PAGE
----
We like big things. They’re eye catching, they’re more obvious. We can paint them pretty colours and marvel at their shininess. Think of the Taj Mahal or the internet with all their majestic glory. It’s a way of measuring success isn’t it? We like when things move quickly. Businesses that “make it” aren’t always the really clever ones. Sometimes it’s just the ones that get ahead quicker and find those niches more effectively. Think Microsoft. But what about the slow and steady, the tortoise that won the race?
Biochar size matters,
as any new industry, should consider its rate of growth. Too slow, and you risk not being competitive with other climate change solutions. Too fast, and you risk a boom and bust scenario. I am particularly concerned about fast growth. There is a focused push toward commercialising biochar in Europe. Making biochar production profitable is certainly an important step but it should never be done at the expense of sustainability.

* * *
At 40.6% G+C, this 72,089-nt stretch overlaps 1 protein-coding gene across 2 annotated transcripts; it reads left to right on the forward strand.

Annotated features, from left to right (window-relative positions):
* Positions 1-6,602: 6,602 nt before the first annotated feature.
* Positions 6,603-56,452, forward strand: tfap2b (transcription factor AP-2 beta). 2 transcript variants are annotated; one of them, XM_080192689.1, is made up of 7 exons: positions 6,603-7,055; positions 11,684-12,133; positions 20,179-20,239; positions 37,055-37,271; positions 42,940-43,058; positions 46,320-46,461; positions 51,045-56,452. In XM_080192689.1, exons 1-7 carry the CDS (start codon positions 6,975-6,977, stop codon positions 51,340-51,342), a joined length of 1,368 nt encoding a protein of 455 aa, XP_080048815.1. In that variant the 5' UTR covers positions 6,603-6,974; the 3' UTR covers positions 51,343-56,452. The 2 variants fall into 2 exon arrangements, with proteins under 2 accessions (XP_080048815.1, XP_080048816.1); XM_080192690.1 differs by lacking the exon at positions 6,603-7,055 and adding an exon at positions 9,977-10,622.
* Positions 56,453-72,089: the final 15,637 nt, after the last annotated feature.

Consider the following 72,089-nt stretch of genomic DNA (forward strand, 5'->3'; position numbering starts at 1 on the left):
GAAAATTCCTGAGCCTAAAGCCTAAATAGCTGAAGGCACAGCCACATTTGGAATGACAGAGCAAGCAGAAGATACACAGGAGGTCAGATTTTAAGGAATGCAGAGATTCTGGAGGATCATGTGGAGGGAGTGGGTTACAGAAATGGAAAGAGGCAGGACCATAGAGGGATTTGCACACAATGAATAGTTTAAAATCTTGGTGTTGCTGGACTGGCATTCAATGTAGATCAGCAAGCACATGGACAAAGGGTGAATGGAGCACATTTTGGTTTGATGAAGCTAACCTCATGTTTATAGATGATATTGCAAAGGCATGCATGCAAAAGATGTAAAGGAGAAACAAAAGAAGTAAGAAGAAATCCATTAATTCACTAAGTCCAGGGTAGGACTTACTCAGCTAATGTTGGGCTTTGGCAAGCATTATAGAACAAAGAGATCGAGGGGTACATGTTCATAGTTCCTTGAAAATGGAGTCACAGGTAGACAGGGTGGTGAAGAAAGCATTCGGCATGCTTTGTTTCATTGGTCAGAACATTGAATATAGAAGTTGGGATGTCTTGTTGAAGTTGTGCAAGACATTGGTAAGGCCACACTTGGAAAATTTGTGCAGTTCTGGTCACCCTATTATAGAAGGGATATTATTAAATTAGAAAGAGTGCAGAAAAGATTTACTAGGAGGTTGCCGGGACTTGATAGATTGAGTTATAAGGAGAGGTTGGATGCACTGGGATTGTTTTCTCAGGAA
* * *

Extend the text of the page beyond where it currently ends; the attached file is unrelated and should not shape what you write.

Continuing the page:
In his seminal book, Small is Beautiful: Economics As If People Mattered (1973), E.F. Schumacher makes a very persuasive argument for steady economic growth. Schumacher was heavily influenced by the appropriate use of technology and the idea that bigger isn’t always better. He argues that conventional economic thinking fails to consider appropriateness of scale and therefore the sustainability and ultimate success of the technology falls short. He makes against “Mass production”, encouraging “production for the masses”. I think we can take the time to consider his message within the biochar industry.
“The most striking thing about modern industry is that it requires so much and accomplishes so little.”
– Shumacher (1973)
Might I remind us that biochar requires so little but can accomplish so much?
so biochar size matters ?
– Melanie Bennet, PhD Student
Molecular microbiology of biochar in soils
John Innes Centre
University of East Anglia